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Evaluation of potential risk factors for development of primary angle-closure glaucoma in Bouviers des Flandres

Alexis J. DubinDepartment of Clinical Sciences, College of Veterinary Medicine, Colorado State University, Fort Collins, CO 80525.

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Ellison BentleyDepartment of Surgical Sciences, College of Veterinary Medicine, University of Wisconsin-Madison, Madison, WI 53706.

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Kevin A. BuhrDepartment of Biostatistics and Medical Informatics, College of Veterinary Medicine, University of Wisconsin-Madison, Madison, WI 53706.

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Paul E. MillerDepartment of Surgical Sciences, College of Veterinary Medicine, University of Wisconsin-Madison, Madison, WI 53706.

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Abstract

OBJECTIVE To evaluate potential risk factors for development of primary angle-closure glaucoma (PACG) in Bouviers des Flandres.

DESIGN Prospective, observational study.

ANIMALS 98 Bouviers des Flandres.

PROCEDURES All dogs underwent slit-lamp biomicroscopy, indirect ophthalmoscopy, gonioscopy, applanation tonometry, streak retinoscopy, and A-scan, B-scan, and high-resolution ultrasonography. Iridocorneal angles and degree of pectinate ligament dysplasia sheeting were graded, and an angle index was mathematically derived for each eye on the basis of these values. Ciliary clefts evaluated by high-resolution ultrasonography were classified as open, narrow, or closed. Owners were contacted by telephone 7 to 9 years after the initial examination to determine whether dogs had a subsequent diagnosis of PACG. Relationships between previously recorded variables and the development of PACG were evaluated by logistic regression methods. Available pedigrees were reviewed to assess genetic relationships among affected dogs.

RESULTS 9 of 92 (9.8%) dogs with follow-up information available developed PACG. An angle index < 1 and presence of a narrow or closed ciliary cleft in 1 or both eyes were each significantly associated with development of PACG. Odds of developing PACG for dogs with an angle index < 1 (indicating marked reduction in outflow capacity through the iridocorneal angle), a narrow or closed ciliary cleft in > 1 eye, or both findings were 13, 20, and 28 times those for dogs that did not have these findings, respectively. All dogs that developed PACG shared 1 common male sire or grandsire.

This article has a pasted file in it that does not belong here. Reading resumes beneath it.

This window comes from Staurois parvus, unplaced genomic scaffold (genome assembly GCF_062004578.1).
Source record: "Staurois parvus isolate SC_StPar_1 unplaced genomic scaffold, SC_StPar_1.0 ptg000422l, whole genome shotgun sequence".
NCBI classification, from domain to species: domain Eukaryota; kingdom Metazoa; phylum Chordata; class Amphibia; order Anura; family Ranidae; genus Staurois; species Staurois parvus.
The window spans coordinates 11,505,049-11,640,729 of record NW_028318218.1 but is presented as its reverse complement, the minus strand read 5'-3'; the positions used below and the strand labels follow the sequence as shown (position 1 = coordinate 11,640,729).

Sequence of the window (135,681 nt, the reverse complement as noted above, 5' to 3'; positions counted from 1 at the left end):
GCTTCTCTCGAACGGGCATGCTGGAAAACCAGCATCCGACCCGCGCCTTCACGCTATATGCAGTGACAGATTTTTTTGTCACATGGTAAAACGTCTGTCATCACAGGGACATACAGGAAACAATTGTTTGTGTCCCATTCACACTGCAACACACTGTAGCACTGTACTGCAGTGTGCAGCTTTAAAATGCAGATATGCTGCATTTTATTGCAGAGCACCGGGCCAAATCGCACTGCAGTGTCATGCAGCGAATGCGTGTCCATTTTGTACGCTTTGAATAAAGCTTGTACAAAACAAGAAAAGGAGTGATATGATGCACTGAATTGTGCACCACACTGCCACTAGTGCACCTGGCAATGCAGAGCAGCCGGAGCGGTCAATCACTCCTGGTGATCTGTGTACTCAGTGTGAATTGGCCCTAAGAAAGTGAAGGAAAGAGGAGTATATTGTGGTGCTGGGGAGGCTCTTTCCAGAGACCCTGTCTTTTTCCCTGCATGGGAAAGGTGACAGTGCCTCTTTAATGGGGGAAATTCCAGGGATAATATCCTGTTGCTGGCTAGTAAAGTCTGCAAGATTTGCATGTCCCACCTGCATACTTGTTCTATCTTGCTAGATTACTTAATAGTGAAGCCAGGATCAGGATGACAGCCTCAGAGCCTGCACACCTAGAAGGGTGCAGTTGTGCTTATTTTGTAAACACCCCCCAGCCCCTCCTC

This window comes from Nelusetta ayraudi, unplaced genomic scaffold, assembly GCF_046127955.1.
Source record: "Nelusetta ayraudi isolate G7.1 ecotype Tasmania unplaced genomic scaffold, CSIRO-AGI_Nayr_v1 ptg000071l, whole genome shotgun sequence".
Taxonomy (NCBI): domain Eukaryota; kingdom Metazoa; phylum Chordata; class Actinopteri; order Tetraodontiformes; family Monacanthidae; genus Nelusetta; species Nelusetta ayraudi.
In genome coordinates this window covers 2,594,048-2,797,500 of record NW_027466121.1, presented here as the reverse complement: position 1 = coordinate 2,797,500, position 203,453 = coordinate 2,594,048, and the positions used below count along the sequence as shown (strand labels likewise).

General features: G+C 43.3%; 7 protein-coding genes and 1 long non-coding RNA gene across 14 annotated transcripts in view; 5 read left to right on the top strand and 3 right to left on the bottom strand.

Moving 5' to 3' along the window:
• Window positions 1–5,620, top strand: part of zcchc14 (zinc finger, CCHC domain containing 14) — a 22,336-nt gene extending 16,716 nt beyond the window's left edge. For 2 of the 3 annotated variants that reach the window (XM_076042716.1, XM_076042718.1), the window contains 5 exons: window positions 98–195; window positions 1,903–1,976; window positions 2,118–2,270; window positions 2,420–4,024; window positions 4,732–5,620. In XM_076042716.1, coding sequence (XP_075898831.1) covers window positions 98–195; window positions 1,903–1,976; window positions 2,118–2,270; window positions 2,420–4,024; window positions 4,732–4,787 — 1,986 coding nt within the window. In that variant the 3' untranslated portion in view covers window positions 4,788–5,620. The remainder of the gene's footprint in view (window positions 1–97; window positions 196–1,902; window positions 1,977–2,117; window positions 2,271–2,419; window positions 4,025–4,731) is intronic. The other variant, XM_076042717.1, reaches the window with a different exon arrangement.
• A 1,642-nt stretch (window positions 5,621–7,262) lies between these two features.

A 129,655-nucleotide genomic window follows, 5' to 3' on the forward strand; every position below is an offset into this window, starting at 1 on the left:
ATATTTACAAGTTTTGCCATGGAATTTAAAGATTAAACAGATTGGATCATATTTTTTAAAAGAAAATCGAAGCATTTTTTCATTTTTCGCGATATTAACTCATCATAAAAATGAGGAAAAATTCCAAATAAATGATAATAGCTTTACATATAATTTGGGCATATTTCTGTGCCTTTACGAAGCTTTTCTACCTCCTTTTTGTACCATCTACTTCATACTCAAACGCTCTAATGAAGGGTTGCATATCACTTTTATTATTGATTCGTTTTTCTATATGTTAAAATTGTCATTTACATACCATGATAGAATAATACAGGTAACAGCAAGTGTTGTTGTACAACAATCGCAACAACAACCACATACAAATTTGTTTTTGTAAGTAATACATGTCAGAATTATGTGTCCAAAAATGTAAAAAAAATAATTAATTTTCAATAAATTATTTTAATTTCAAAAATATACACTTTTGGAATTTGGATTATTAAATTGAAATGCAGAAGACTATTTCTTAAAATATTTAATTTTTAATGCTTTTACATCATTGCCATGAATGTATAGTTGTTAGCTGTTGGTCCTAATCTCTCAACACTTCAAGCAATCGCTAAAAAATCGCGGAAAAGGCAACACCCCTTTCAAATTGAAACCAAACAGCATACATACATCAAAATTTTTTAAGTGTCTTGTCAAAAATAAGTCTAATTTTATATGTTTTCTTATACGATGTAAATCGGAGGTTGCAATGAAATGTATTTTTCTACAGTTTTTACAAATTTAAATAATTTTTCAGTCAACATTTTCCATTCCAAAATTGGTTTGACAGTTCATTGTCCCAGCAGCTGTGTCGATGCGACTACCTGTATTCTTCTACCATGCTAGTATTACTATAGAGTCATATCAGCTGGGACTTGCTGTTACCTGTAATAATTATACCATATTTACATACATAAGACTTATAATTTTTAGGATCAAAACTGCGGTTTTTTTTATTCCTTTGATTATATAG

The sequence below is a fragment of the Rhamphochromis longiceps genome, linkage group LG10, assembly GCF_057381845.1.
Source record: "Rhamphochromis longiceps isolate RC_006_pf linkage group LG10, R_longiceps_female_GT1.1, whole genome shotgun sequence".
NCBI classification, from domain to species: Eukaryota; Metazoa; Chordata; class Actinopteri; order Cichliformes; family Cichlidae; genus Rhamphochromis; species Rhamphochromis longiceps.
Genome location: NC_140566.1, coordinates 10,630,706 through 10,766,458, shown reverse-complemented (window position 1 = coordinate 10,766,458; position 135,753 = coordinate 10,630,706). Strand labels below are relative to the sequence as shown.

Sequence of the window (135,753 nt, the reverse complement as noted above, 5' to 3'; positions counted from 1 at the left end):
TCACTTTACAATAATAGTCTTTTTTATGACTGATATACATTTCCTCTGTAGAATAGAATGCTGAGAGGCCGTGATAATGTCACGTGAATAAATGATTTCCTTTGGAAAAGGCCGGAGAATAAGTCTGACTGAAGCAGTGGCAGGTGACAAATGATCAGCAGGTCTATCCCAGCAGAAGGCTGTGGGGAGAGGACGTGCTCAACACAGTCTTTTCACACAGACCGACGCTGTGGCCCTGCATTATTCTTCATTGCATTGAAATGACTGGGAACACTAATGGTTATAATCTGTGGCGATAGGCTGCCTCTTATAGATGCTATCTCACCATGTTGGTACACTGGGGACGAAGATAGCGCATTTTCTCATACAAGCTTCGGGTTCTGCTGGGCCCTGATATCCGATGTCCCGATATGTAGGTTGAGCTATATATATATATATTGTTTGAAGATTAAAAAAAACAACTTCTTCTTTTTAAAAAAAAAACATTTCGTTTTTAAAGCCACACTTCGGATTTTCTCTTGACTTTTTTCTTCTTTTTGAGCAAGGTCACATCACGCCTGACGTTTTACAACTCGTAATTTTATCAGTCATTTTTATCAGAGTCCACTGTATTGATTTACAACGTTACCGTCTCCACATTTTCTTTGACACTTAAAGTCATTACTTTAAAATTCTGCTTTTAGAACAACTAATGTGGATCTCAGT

CONCLUSIONS AND CLINICAL RELEVANCE Several anatomic factors were significant risk factors for development of PACG in this population of dogs. Results also suggested a genetic component for the disease.

Abstract

OBJECTIVE To evaluate potential risk factors for development of primary angle-closure glaucoma (PACG) in Bouviers des Flandres.

DESIGN Prospective, observational study.

ANIMALS 98 Bouviers des Flandres.

PROCEDURES All dogs underwent slit-lamp biomicroscopy, indirect ophthalmoscopy, gonioscopy, applanation tonometry, streak retinoscopy, and A-scan, B-scan, and high-resolution ultrasonography. Iridocorneal angles and degree of pectinate ligament dysplasia sheeting were graded, and an angle index was mathematically derived for each eye on the basis of these values. Ciliary clefts evaluated by high-resolution ultrasonography were classified as open, narrow, or closed. Owners were contacted by telephone 7 to 9 years after the initial examination to determine whether dogs had a subsequent diagnosis of PACG. Relationships between previously recorded variables and the development of PACG were evaluated by logistic regression methods. Available pedigrees were reviewed to assess genetic relationships among affected dogs.

RESULTS 9 of 92 (9.8%) dogs with follow-up information available developed PACG. An angle index < 1 and presence of a narrow or closed ciliary cleft in 1 or both eyes were each significantly associated with development of PACG. Odds of developing PACG for dogs with an angle index < 1 (indicating marked reduction in outflow capacity through the iridocorneal angle), a narrow or closed ciliary cleft in > 1 eye, or both findings were 13, 20, and 28 times those for dogs that did not have these findings, respectively. All dogs that developed PACG shared 1 common male sire or grandsire.

CONCLUSIONS AND CLINICAL RELEVANCE Several anatomic factors were significant risk factors for development of PACG in this population of dogs. Results also suggested a genetic component for the disease.

Contributor Notes

Address correspondence to Dr. Dubin (alexis.dubin@colostate.edu).